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There are many traps you can fall into as a parent, and giving career advice, this has incredible potential to either propel or to limit the trajectory of their children as young adults.
#1 Pick a course that you’re curious about.
So many students choose courses that they’re interested in, but don’t really understand. You should encourage your child to be curious when they’re researching all the options and paths available to them. But when it comes time to actually locking down a course, your child should know as much as possible about their choice.
Encourage them to look into the course content, read relevant industry articles, and hear from working professionals. Don’t let your child make the mistake of assuming what a course will involve, or where it will lead them.
#2 Prioritise courses at a good university.
We constantly hear of students who are encouraged to pick their university first, and their course second. This is a risky move because students will be inclined to settle for an obtainable course at their university of choice rather than really considering what’s right for them.
Personally, I have several friends who fell into the trap of picking a university for the prestige and later regretted not choosing the course that would’ve been best from them.
In Australia we’re lucky enough to have an extraordinary range of high-quality universities in just about every city. In fact, many are in the top 1 per cent of universities worldwide. This means that you don’t need to try and discriminate between universities based on their ‘prestige’.
Instead of worrying about what a university will look like on your child’s resume, you should consider what your child wants from their tertiary education. Your child is more likely to succeed in a course that they truly want to do, which is much more beneficial to their future employment than scraping a pass at a more prestigious institution.
#3 Courses with higher entry scores are better
Having a law degree doesn’t mean that you’ll make more money/be happier. Equally, just because media communications is worth 98.5, doesn’t mean that you’ll find it any easier to get your foot in the door in a media role post-university.
Often students are told by their parents or friends not to ‘Waste their ATAR’ but put simply, there could not be worse advice.
We implore you, don’t tell your child to use up as many of their ATAR points as possible.
Of course, performing well in your high school exams is something to be very proud of and if your child wants to study Medicine then achieving a high score will be necessary. But as universities continue to confirm, entry scores are a signal about the demand for a course, not its inherent quality. The entry requirement is a result of the number of places available and the number of students who are expected to apply for the degree.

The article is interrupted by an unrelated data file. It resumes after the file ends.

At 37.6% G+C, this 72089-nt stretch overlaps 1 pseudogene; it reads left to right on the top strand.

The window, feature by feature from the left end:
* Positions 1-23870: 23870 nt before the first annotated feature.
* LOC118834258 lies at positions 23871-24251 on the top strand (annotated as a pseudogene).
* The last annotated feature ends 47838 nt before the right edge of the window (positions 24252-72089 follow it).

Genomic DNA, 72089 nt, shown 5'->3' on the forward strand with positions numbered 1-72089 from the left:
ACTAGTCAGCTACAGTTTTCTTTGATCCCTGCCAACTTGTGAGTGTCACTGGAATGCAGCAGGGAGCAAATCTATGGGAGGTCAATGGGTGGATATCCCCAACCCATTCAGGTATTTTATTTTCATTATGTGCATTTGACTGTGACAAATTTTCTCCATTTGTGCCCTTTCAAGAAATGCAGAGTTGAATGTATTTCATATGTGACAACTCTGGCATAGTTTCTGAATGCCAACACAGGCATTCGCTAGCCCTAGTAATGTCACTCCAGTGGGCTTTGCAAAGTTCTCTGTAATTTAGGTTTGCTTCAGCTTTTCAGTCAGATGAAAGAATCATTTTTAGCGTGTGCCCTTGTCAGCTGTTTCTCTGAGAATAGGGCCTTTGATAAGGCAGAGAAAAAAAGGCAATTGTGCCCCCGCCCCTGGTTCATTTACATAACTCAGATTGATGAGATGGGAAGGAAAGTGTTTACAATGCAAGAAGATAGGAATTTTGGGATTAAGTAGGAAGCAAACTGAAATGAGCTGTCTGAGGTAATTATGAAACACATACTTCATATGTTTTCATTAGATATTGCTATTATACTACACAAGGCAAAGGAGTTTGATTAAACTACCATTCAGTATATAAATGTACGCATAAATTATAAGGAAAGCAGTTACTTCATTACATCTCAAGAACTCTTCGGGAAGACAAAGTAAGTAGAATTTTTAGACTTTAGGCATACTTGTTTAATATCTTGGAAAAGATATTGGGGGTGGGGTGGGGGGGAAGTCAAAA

Degrees with lower entry scores aren’t less prestigious, less difficult, or require less time. Quite the contrary. For example, technology and science degrees often have lower entry scores than law, media or arts degrees but research shows that the faculties housing those science and tech degrees are ranked just as highly as those with higher ATAR ranks (like law and media). And sometimes, even higher.
At the end of the day, achieving a high final score is great because your child will have lots of options. But you should still implore your child to choose the course that’s best for them, not the one with the highest entry mark.
#4 Pick a course that focuses on job-ready skills
Try to remember that university is not always meant to be a job-training centre. While it’s perfectly understandable that you’ll want to draw a tight connection between your degree and future employment, you don’t necessarily need to approach your course selection based on this theory.
Many of the jobs that will be available when your child graduates haven’t even been invented yet. This means that a narrow, vocationally focused degree will not necessarily set them up best for the future.
If you are interested in a generalist degree, like arts or technology, don’t be deterred by the lack of immediate jobs titles that come to mind. Remember, the fastest growing salary in the next 20 years is for the role of a data scientist. Which certainly didn’t exist a few short decades ago.
The Foundation for Young Australians (FYA) has done extensive research into the future work reality and advises young people to prioritise enterprise skills such as critical thinking, problem solving, and written communication, as such skills can be transferred into a range of different jobs.
The Careers Department takes this research and has built a profiling tool that looks at students skills and works style and recommends industries and jobs for them - then introducing them to advice from people in those roles. Find out more: www.thecareersdepartment.com